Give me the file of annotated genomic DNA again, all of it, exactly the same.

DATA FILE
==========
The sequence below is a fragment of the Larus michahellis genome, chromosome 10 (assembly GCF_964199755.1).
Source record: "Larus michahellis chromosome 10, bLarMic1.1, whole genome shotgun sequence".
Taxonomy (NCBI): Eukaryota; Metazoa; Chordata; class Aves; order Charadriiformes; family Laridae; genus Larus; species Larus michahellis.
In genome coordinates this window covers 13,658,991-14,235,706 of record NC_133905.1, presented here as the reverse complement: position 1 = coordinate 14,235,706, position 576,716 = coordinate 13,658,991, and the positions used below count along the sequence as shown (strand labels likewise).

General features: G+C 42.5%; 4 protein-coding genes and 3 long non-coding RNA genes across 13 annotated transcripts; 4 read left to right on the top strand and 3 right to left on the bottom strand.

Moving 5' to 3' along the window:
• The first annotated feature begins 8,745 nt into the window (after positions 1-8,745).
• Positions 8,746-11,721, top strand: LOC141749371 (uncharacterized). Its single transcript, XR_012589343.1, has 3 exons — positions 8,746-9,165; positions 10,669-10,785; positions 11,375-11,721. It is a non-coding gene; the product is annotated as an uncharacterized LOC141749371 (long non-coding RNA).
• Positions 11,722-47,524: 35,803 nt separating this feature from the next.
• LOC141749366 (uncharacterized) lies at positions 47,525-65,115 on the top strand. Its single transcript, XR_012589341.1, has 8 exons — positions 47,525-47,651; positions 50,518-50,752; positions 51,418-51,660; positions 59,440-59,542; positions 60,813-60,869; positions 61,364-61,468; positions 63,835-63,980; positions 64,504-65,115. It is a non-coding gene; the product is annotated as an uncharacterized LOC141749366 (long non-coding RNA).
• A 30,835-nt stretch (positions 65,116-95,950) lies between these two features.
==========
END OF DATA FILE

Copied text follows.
The sequence below is a fragment of the Larus michahellis genome, chromosome 10 (assembly GCF_964199755.1).
Source record: "Larus michahellis chromosome 10, bLarMic1.1, whole genome shotgun sequence".
Taxonomy (NCBI): Eukaryota; Metazoa; Chordata; class Aves; order Charadriiformes; family Laridae; genus Larus; species Larus michahellis.
In genome coordinates this window covers 13,658,991-14,235,706 of record NC_133905.1, presented here as the reverse complement: position 1 = coordinate 14,235,706, position 576,716 = coordinate 13,658,991, and the positions used below count along the sequence as shown (strand labels likewise).

General features: G+C 42.5%; 4 protein-coding genes and 3 long non-coding RNA genes across 13 annotated transcripts; 4 read left to right on the top strand and 3 right to left on the bottom strand.

Moving 5' to 3' along the window:
• The first annotated feature begins 8,745 nt into the window (after positions 1-8,745).
• Positions 8,746-11,721, top strand: LOC141749371 (uncharacterized). Its single transcript, XR_012589343.1, has 3 exons — positions 8,746-9,165; positions 10,669-10,785; positions 11,375-11,721. It is a non-coding gene; the product is annotated as an uncharacterized LOC141749371 (long non-coding RNA).
• Positions 11,722-47,524: 35,803 nt separating this feature from the next.
• LOC141749366 (uncharacterized) lies at positions 47,525-65,115 on the top strand. Its single transcript, XR_012589341.1, has 8 exons — positions 47,525-47,651; positions 50,518-50,752; positions 51,418-51,660; positions 59,440-59,542; positions 60,813-60,869; positions 61,364-61,468; positions 63,835-63,980; positions 64,504-65,115. It is a non-coding gene; the product is annotated as an uncharacterized LOC141749366 (long non-coding RNA).
• A 30,835-nt stretch (positions 65,116-95,950) lies between these two features.